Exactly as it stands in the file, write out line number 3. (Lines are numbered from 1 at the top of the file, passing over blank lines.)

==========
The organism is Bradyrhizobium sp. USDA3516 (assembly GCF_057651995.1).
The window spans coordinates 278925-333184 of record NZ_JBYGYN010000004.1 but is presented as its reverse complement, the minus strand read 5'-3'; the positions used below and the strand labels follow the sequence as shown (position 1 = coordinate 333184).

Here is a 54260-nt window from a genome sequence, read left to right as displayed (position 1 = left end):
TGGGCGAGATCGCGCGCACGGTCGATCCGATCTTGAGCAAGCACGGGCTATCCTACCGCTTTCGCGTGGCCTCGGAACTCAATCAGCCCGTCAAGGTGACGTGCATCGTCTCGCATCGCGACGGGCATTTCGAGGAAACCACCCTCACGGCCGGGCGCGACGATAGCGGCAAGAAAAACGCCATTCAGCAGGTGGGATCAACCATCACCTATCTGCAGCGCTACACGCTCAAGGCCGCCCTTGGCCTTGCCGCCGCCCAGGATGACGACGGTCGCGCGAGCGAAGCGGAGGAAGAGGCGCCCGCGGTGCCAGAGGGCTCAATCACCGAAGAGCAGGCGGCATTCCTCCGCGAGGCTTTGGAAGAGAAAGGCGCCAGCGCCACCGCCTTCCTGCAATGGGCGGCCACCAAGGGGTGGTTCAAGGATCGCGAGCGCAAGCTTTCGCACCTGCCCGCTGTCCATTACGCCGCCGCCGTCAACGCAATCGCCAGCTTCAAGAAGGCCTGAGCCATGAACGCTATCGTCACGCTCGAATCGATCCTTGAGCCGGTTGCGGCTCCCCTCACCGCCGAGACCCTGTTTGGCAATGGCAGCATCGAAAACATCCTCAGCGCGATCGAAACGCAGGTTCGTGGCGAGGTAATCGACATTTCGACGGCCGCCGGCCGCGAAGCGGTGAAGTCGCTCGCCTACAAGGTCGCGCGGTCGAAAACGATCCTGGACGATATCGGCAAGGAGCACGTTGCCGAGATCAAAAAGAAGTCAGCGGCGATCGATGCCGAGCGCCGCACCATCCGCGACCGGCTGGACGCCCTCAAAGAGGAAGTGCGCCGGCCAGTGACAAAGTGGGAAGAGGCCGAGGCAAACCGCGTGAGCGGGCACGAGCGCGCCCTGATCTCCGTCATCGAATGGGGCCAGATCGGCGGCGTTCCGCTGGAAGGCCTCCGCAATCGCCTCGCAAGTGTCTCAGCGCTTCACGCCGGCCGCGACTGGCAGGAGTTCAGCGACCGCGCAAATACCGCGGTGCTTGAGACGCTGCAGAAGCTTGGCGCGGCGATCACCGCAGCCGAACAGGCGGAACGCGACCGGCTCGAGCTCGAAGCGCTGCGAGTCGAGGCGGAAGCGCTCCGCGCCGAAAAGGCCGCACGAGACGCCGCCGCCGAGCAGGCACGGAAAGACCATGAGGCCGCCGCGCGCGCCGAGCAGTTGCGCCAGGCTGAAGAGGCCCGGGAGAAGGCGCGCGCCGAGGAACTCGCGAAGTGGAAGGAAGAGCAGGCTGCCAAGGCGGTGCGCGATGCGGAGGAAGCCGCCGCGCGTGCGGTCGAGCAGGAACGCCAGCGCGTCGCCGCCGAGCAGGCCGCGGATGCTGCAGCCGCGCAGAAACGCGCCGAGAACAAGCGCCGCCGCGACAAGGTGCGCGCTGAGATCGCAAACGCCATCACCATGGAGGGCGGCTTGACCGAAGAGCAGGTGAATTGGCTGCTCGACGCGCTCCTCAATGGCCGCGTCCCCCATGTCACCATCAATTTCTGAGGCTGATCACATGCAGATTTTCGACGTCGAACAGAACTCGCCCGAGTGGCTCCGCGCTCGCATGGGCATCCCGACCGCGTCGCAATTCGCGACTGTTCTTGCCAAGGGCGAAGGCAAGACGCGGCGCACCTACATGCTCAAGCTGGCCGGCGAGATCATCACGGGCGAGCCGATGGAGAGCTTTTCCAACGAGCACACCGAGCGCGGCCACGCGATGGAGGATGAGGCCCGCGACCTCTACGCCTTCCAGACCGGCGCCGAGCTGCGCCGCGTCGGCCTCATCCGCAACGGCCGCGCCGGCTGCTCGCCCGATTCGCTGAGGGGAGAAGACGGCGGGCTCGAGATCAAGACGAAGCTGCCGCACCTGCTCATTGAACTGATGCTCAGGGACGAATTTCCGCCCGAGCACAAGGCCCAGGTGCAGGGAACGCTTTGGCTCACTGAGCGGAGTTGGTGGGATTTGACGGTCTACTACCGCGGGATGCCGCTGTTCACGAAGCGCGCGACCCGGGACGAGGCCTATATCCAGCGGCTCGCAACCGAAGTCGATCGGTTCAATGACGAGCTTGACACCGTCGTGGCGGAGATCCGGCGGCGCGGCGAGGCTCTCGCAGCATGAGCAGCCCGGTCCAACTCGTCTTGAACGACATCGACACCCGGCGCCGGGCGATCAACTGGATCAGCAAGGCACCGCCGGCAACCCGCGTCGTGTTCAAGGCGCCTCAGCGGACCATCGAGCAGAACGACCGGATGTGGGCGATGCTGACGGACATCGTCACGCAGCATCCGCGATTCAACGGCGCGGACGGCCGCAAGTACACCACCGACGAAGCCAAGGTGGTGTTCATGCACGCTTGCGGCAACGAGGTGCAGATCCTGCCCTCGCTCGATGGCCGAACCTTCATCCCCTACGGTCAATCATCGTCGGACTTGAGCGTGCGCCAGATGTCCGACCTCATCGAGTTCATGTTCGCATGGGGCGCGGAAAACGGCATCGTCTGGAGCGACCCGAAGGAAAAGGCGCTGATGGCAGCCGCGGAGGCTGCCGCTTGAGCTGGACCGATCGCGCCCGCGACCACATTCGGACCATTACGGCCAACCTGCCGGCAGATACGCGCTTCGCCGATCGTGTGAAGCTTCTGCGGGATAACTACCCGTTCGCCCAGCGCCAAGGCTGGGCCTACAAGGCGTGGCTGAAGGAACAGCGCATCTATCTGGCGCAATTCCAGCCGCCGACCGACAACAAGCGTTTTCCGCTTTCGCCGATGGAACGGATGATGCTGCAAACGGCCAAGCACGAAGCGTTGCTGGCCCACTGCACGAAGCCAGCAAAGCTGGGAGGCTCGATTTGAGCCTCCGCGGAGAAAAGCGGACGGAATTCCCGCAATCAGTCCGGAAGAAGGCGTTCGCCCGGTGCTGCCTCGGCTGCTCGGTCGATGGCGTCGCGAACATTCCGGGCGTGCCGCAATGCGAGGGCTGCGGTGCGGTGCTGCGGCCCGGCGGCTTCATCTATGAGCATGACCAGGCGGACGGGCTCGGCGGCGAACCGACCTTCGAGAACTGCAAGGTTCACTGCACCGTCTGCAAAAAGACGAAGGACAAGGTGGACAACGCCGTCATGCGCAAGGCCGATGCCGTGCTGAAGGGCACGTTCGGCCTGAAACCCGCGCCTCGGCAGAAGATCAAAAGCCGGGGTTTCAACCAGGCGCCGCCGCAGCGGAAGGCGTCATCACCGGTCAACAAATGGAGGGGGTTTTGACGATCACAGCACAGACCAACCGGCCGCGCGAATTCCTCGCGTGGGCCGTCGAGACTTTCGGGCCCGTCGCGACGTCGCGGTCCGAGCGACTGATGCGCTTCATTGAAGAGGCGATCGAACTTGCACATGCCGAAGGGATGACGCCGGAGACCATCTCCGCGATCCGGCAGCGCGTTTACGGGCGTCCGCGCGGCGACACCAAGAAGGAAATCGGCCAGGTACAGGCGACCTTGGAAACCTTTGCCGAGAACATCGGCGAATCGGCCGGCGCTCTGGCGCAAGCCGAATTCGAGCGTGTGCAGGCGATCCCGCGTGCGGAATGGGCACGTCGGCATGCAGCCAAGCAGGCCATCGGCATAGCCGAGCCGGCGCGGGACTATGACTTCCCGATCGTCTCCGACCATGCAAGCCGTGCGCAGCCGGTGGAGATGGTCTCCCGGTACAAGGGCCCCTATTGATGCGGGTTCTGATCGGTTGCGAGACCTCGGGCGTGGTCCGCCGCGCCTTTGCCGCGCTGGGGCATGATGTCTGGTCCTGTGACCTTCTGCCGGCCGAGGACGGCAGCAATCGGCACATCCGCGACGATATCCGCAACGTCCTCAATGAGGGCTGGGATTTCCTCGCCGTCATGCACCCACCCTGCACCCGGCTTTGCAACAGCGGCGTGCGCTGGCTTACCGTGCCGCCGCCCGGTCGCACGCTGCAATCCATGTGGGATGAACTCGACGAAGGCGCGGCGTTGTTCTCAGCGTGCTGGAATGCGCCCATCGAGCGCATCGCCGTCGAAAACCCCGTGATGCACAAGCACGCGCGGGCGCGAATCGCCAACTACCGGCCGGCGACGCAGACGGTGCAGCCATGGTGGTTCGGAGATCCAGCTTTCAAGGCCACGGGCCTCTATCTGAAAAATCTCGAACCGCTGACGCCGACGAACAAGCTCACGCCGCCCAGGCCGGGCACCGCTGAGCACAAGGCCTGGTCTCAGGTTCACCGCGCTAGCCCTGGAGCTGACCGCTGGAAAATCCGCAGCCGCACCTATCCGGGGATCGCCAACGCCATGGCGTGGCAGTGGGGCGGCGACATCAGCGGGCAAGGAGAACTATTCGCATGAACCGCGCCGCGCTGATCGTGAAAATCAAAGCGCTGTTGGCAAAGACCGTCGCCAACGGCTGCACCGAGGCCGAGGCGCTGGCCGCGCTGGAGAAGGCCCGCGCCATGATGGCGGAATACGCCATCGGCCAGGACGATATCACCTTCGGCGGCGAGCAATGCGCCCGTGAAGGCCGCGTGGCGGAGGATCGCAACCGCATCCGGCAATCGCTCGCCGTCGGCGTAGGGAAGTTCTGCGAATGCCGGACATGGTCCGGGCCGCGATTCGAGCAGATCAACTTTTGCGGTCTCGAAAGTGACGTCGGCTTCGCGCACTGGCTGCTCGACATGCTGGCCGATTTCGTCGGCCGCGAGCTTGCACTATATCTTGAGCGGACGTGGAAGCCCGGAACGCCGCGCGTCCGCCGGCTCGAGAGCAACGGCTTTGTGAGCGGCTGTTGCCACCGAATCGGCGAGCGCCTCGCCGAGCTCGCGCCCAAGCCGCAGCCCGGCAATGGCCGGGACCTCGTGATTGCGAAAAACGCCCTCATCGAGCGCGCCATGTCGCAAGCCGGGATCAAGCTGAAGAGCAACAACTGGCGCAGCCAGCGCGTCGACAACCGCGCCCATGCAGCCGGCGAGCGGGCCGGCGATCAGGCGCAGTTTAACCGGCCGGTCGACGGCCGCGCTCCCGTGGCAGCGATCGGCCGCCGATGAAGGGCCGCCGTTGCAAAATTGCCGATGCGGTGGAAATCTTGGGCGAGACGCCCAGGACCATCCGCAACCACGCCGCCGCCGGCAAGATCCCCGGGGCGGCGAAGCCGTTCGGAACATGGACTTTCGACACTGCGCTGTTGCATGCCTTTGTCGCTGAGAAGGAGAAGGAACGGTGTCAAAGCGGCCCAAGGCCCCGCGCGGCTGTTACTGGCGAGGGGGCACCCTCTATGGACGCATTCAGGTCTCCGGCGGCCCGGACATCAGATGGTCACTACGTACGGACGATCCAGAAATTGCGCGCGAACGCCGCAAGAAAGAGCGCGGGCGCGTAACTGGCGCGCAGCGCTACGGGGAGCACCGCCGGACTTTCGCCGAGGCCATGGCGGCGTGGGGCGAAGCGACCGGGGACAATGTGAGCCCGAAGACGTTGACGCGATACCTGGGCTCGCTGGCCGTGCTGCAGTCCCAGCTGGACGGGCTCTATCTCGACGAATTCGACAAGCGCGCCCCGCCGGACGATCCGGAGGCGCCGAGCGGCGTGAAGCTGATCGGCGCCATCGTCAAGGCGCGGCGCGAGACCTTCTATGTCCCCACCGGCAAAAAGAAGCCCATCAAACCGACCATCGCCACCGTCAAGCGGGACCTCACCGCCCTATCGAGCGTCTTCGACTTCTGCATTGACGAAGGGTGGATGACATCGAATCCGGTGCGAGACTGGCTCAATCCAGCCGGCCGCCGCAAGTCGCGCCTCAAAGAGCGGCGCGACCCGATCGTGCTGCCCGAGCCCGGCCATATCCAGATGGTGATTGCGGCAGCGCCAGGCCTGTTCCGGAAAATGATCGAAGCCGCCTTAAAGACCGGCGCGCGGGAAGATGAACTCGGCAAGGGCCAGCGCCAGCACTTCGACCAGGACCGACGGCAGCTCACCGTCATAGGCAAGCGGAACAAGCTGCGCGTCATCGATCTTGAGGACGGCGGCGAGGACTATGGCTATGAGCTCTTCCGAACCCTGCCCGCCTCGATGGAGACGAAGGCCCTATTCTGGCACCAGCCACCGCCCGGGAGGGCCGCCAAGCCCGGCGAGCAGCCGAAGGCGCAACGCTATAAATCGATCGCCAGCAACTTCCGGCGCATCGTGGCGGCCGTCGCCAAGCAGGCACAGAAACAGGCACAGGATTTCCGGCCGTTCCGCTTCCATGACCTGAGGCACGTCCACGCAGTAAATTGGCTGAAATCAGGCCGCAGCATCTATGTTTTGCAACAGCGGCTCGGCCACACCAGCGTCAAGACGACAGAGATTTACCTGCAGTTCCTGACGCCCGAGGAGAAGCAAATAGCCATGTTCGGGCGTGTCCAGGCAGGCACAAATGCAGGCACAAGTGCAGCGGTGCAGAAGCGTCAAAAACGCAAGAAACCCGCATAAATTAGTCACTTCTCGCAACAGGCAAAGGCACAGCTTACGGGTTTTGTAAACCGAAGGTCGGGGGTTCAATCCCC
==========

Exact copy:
Here is a 54260-nt window from a genome sequence, read left to right as displayed (position 1 = left end):